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In the Gym with Alex Brooker, Co-Host of The Last Leg

Croydon-born journalist turned TV presenter Brooker meets us at PureGym Oval, where he trains twice a week. Since the 2012 Paralympics – which saw the launch of Channel 4’s The Last Leg, now a staple of the Friday night TV schedule – his profile has risen to the point where he’s getting some, er, interesting accolades.

You used to joke about being the tenth most influential disabled person in Britain. How did you react when the Shaw Trust put you second?

That was weird, wasn’t it? I always used to joke about it. I came behind Tanni Grey-Thompson. I beat Hawking and he had a film out! I bet Eddie Redmayne is gearing up to play me in a film now. He’s probably getting his prosthetic hands fitted as we speak. But yeah, second most powerful disabled person in Britain. I don’t think it’d work as a chat-up line.

That’s quite a way to come in four years. Before the 2012 Paralympics you were unknown.

I went into the Paralympics on a nine-day contract, expecting to go back up to Yorkshire afterwards and work for the Press Association again.

Your first live interview was with David Cameron, right?

I was meant to be doing Boris Johnson but about half an hour before the start they were like, “You’re going to interview the Prime Minister five minutes before Boris Johnson”. There were 11 million people watching and I was shitting myself.

You pulled it off though.

Yeah. We had a chat before we started and I said, “I’m going to ask you three basic questions, Prime Minister.” I asked three easy questions, he gave three easy answers and we both looked good and went on our way.

Nice. But weren’t you trying to be a football reporter?

The only football stuff I did over the whole of the Paralympics was after the very first Last Leg show, when I interviewed Arsenal players playing volleyball. Then I got a call saying the producers wanted me presenting rather than reporting. I said no at first.

What changed your mind?

The producer said, “If you stay as a reporter you’ll get another ten minutes’ screen time during the whole of the Paralympics. Or you can do this and you’ll be on prime-time TV every night for the next seven days.” So I thought, “Yeah, fuck it, I’ll do it”.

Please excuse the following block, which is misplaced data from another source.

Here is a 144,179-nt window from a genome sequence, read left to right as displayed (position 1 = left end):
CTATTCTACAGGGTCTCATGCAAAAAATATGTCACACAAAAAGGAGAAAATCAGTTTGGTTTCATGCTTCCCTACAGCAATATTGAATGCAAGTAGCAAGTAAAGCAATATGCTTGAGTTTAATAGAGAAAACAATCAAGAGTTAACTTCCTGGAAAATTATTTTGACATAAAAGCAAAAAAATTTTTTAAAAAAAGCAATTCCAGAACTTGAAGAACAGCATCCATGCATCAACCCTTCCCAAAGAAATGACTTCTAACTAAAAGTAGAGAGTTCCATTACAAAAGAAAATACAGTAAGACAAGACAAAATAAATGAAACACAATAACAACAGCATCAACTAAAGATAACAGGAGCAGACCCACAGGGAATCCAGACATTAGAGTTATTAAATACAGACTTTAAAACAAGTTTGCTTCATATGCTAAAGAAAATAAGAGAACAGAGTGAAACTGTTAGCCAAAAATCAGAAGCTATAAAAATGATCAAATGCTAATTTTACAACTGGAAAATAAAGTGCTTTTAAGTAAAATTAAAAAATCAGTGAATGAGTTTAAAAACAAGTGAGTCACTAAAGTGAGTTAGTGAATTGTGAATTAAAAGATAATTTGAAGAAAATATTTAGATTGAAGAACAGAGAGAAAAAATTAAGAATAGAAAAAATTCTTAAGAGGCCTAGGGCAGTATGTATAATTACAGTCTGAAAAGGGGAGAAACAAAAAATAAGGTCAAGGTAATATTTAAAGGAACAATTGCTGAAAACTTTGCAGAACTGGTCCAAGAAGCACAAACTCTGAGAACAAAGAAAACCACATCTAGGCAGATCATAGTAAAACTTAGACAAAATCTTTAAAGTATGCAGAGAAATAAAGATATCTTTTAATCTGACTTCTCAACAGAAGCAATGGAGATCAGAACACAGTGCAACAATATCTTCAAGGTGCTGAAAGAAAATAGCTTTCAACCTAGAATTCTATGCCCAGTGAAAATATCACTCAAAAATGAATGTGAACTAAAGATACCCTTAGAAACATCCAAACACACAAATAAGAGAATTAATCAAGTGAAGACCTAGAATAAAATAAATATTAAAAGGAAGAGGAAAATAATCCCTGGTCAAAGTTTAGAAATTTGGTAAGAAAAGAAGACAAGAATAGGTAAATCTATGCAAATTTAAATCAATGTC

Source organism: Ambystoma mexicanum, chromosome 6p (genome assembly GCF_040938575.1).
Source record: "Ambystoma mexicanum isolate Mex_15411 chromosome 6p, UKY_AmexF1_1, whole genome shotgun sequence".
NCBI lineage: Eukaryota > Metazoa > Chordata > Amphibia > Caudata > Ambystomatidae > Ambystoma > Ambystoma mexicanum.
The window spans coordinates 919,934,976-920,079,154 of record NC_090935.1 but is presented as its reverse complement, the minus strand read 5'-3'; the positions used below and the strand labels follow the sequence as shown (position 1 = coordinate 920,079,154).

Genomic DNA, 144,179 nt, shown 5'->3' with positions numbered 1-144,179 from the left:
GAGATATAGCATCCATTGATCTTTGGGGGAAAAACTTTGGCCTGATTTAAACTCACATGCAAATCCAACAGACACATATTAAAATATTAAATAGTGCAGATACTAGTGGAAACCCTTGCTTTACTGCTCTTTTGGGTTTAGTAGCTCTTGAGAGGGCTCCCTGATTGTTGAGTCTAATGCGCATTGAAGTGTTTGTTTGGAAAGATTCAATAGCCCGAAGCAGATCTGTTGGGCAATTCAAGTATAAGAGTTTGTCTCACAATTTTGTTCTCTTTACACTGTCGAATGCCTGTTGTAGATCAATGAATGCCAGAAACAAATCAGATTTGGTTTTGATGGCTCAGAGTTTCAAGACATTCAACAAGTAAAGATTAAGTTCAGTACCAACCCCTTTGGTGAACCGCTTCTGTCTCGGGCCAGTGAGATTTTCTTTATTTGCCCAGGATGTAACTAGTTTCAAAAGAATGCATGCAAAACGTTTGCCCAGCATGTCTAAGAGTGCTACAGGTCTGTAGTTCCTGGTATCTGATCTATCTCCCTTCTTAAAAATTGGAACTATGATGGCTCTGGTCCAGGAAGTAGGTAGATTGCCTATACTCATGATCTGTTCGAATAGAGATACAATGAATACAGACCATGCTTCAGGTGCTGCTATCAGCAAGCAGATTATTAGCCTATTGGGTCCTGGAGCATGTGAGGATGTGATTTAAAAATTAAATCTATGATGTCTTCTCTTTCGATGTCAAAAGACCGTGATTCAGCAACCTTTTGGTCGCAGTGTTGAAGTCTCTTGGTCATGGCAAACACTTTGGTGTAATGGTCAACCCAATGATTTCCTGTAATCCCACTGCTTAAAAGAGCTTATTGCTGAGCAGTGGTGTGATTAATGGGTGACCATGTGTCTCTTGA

Brooker’s trainer, John Campbell Duffy, comes over at this point and explains the session: a full-body workout. Duffy is a childhood friend of Brooker’s and the pair say their lack of awkwardness about his disability has helped them make good progress.

How often do people act awkwardly towards your disability?

Sometimes, but I’m quite forward so I address it quickly. No-one is trying to be rude. It’s all down to human curiosity and wanting to do the right thing. I’m the same. I meet people with little arms – smaller than mine – and I’m like, “Shit, what do I do here?” That’s what creates the awkwardness. It’s never, “Oh this guy looks weird so I’m going to be a prick to him”. Well… very rarely.

Is that why you did the Scope “End The Awkward” campaign?

Yeah. It’s a really good campaign – it reflected my own attitudes.

There was a backlash about it making light of disabilities though.

I’m very lucky that within the realms of my disability I’ve been able to lead a very independent life. For some people it hasn’t been so easy, and I understand that. There are people who’ve suffered from prejudice or been bullied at school. It’s not meant to be a joke. But honestly, I think there are some disabled people who are bitter – I’m not one of those people, but that doesn’t mean I don’t see where they’re coming from. I grew up never seeing anyone like me on TV. It’s a really big thing. It doesn’t have to be the same disability – just talking about disability in general.